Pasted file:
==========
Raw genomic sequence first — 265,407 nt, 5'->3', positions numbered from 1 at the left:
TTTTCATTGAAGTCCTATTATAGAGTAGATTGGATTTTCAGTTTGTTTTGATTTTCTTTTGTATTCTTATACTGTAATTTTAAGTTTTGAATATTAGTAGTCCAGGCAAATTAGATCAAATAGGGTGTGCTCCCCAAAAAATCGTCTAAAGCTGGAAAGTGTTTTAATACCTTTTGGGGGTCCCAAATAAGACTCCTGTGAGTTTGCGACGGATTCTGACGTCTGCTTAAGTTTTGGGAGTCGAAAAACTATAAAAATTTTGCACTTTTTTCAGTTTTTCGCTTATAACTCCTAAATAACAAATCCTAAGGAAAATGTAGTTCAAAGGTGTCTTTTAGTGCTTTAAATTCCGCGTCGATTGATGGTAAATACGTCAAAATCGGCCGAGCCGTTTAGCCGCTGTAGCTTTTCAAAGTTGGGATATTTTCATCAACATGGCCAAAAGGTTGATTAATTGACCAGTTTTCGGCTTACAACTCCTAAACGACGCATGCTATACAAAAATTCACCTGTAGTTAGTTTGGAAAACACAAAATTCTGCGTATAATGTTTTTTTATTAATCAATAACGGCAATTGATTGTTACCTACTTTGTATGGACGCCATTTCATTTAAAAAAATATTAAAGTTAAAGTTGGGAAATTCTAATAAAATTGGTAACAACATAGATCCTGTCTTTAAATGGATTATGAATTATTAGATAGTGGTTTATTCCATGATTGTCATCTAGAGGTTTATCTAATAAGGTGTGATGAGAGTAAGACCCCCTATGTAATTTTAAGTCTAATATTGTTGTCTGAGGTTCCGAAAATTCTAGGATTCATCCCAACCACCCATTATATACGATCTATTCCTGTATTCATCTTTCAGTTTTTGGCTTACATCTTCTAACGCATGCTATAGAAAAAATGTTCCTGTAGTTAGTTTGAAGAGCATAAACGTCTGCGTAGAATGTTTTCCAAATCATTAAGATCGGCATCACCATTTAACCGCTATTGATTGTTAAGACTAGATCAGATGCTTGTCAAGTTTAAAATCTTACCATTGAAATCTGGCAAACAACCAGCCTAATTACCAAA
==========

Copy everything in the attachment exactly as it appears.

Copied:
Raw genomic sequence first — 265,407 nt, 5'->3', positions numbered from 1 at the left:
TTTTCATTGAAGTCCTATTATAGAGTAGATTGGATTTTCAGTTTGTTTTGATTTTCTTTTGTATTCTTATACTGTAATTTTAAGTTTTGAATATTAGTAGTCCAGGCAAATTAGATCAAATAGGGTGTGCTCCCCAAAAAATCGTCTAAAGCTGGAAAGTGTTTTAATACCTTTTGGGGGTCCCAAATAAGACTCCTGTGAGTTTGCGACGGATTCTGACGTCTGCTTAAGTTTTGGGAGTCGAAAAACTATAAAAATTTTGCACTTTTTTCAGTTTTTCGCTTATAACTCCTAAATAACAAATCCTAAGGAAAATGTAGTTCAAAGGTGTCTTTTAGTGCTTTAAATTCCGCGTCGATTGATGGTAAATACGTCAAAATCGGCCGAGCCGTTTAGCCGCTGTAGCTTTTCAAAGTTGGGATATTTTCATCAACATGGCCAAAAGGTTGATTAATTGACCAGTTTTCGGCTTACAACTCCTAAACGACGCATGCTATACAAAAATTCACCTGTAGTTAGTTTGGAAAACACAAAATTCTGCGTATAATGTTTTTTTATTAATCAATAACGGCAATTGATTGTTACCTACTTTGTATGGACGCCATTTCATTTAAAAAAATATTAAAGTTAAAGTTGGGAAATTCTAATAAAATTGGTAACAACATAGATCCTGTCTTTAAATGGATTATGAATTATTAGATAGTGGTTTATTCCATGATTGTCATCTAGAGGTTTATCTAATAAGGTGTGATGAGAGTAAGACCCCCTATGTAATTTTAAGTCTAATATTGTTGTCTGAGGTTCCGAAAATTCTAGGATTCATCCCAACCACCCATTATATACGATCTATTCCTGTATTCATCTTTCAGTTTTTGGCTTACATCTTCTAACGCATGCTATAGAAAAAATGTTCCTGTAGTTAGTTTGAAGAGCATAAACGTCTGCGTAGAATGTTTTCCAAATCATTAAGATCGGCATCACCATTTAACCGCTATTGATTGTTAAGACTAGATCAGATGCTTGTCAAGTTTAAAATCTTACCATTGAAATCTGGCAAACAACCAGCCTAATTACCAAA